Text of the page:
Yes, it’s the ’20s again! Except unlike the last round of years ending in 20-something, there’s not much “roaring” about our decade so far (I like to joke that it’s more like we’re starting this decade in 1929—dancing on the edge of economic collapse). I’m not usually a fan of head-in-the-sand coping tactics, but I’d be lying if I said I’m not enjoying everyone’s determination to recreate—albeit quite sadly—the golden lustre of 100 years ago. How many 1920s-themed New Years parties did you hear about, or possibly attend? Like that one meme says, “My inner Jay Gatsby is about to pop off. Might fuck around and throw parties for an unrequited love. Might die in a pool. Who knows. It’s the 20s, bby.” The cult of Gatsby is alive and well, and we are determined to have a good time (let’s just ignore the actual themes of the book for the time being). A century later and we’re still seduced by the glamour of flappers and jazz and illicit rumrunners.
If you’re a fan of that Great Gatsby vibe, let me call your attention to a criminally underrated book series, whose final installment The King of Crows hit shelves this past February. It’s called The Diviners by Libba Bray. Every time one of these books drops, it periodically consumes my life. Each one is roughly 500 pages long, and packed to the brim with everything a reader could ask for: 1920s New York, magic powers, ghosts, ridiculous Jazz Age lingo, wild parties, social commentary, even more ghosts, and all the POC and LGBTQ+ representation your heart desires. (Every time I tell someone what these books are about, I feel like Stefon from SNL. “This club has everything…”) Our main girl is Evie O’Neill, the “Sweetheart Seer”; a Midwestern transplant turned New York “Jazz Baby”, who makes a name for herself as a radio psychic. Her new friend Theta Knight is a chorus girl, dancing for the Ziegfeld Follies, while her will-they-won’t-they love interest Sam Lloyd is a charming pickpocket from a Russian Jewish family. Memphis Campbell is a Harlem poet caught up in bookkeeping for the menacing crime bosses of the neighbourhood nightclubs. Ling Chan is the dutiful daughter of Chinese and Irish immigrants, crippled by an illness but no less strong for it. And Henry Dubois IV is a New Orleans runaway, a talented musician at the Follies who escaped his old money home after his father found love letters from another boy in his pocket. This colourful cast of characters fills out the alluring hodge-podge personality of New York, but the best part of all? They all have their own unique powers, coming together under the umbrella term “Diviners” to fight evil, like early 20th century Avengers. The evil in question is the titular King of Crows, a menacing figure from the underworld looking to use Diviners to open a portal between his world and ours. Or something. It’s complicated.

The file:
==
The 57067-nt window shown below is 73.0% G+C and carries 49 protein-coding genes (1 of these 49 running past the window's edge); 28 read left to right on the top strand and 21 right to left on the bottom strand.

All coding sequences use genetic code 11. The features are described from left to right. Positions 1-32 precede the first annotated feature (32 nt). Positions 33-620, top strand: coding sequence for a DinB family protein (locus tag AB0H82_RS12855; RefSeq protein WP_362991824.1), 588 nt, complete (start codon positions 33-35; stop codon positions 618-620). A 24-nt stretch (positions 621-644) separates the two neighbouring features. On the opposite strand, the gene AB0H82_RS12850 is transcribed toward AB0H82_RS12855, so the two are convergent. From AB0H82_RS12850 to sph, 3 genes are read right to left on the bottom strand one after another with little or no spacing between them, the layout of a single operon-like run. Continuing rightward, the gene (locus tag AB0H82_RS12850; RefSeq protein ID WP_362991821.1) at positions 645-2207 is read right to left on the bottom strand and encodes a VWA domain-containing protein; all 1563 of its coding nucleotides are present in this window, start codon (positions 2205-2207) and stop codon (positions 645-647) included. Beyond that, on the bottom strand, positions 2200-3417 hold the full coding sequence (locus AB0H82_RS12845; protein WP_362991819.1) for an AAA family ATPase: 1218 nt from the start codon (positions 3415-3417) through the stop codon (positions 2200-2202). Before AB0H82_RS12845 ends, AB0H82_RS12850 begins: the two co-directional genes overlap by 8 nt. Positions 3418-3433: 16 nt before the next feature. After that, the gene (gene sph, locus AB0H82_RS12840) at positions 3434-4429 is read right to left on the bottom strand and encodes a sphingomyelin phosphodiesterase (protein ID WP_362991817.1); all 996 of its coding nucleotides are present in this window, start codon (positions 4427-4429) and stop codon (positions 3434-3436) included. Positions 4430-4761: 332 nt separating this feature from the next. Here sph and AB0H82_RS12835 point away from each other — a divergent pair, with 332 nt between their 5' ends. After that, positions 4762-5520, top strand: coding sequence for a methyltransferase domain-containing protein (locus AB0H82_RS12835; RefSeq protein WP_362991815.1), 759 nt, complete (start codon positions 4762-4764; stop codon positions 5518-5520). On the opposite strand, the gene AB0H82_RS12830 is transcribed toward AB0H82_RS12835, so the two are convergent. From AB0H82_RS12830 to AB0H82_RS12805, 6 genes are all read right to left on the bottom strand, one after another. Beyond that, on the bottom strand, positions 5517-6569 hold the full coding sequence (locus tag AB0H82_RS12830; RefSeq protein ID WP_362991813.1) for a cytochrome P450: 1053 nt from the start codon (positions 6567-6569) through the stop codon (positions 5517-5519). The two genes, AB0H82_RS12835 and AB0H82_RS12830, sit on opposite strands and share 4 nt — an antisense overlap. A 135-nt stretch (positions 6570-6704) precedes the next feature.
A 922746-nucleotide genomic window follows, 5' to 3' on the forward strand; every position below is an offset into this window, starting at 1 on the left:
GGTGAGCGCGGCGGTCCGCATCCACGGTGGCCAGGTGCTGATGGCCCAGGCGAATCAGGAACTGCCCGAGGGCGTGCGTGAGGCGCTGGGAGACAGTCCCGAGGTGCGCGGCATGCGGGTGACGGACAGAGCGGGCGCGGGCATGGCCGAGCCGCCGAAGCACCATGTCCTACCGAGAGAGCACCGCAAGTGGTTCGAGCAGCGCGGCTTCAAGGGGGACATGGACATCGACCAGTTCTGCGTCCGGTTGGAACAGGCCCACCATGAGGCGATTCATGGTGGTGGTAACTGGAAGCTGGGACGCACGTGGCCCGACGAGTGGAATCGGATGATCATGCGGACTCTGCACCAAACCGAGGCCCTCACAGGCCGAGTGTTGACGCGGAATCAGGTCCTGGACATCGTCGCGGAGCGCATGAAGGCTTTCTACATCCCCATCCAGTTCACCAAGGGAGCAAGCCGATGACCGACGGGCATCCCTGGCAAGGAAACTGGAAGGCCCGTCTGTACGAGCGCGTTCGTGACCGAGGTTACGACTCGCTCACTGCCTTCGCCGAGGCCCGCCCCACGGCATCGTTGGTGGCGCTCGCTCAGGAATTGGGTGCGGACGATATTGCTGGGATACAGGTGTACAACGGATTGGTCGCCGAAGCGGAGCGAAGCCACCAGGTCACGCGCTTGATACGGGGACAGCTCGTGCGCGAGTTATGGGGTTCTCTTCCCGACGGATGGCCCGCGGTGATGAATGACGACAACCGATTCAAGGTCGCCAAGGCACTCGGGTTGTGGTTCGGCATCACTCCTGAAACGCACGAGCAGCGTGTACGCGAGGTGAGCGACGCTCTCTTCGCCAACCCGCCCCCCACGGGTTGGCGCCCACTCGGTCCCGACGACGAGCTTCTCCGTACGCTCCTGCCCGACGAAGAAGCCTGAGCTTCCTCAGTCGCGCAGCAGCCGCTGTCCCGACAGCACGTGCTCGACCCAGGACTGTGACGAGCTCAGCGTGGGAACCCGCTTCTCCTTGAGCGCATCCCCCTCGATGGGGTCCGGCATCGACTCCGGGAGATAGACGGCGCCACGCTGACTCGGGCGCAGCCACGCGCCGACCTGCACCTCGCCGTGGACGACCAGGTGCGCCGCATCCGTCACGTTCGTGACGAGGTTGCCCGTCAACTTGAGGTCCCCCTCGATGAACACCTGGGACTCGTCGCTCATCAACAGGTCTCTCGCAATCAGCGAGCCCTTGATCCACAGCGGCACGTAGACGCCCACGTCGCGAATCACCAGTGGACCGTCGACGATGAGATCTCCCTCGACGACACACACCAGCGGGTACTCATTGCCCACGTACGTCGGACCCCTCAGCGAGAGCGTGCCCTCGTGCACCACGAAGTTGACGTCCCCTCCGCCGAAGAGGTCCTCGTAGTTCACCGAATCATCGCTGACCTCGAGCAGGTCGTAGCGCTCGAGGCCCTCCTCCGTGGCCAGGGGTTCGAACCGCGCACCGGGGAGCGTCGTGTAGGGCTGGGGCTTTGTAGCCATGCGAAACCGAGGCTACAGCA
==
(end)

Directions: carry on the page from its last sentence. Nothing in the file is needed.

Honestly, the evil menace might be the least interesting part of these books. Author Libba Bray has probably done more research for this series than I’ve done for my undergrad and graduate degrees combined. Okay, I’m being hyperbolic, but the meticulous attention to period-specific detail is absolutely stunning. She’s at her best when crafting the witty 1920s dialogue of her characters, whether it’s Evie’s buoyant prattle (“Harold Brodie is a louse and a lothario who cheats at cards and has a different girl in his rumble seat every week. That coupe of his is pos-i–tute-ly a petting palace.”) or Theta’s femme fatale mystique (“Theta blew out another plume of cigarette smoke. ‘Not interested. Love’s messy, kiddo. Let those other girls get moony-eyed and goofy. Me? I got plans.’”). Everyone talks like a snappy film character, but they’re not shallow; the wittiness masks the fragility and vulnerability underneath, which Bray pays as much homage to as their brassy performative selves.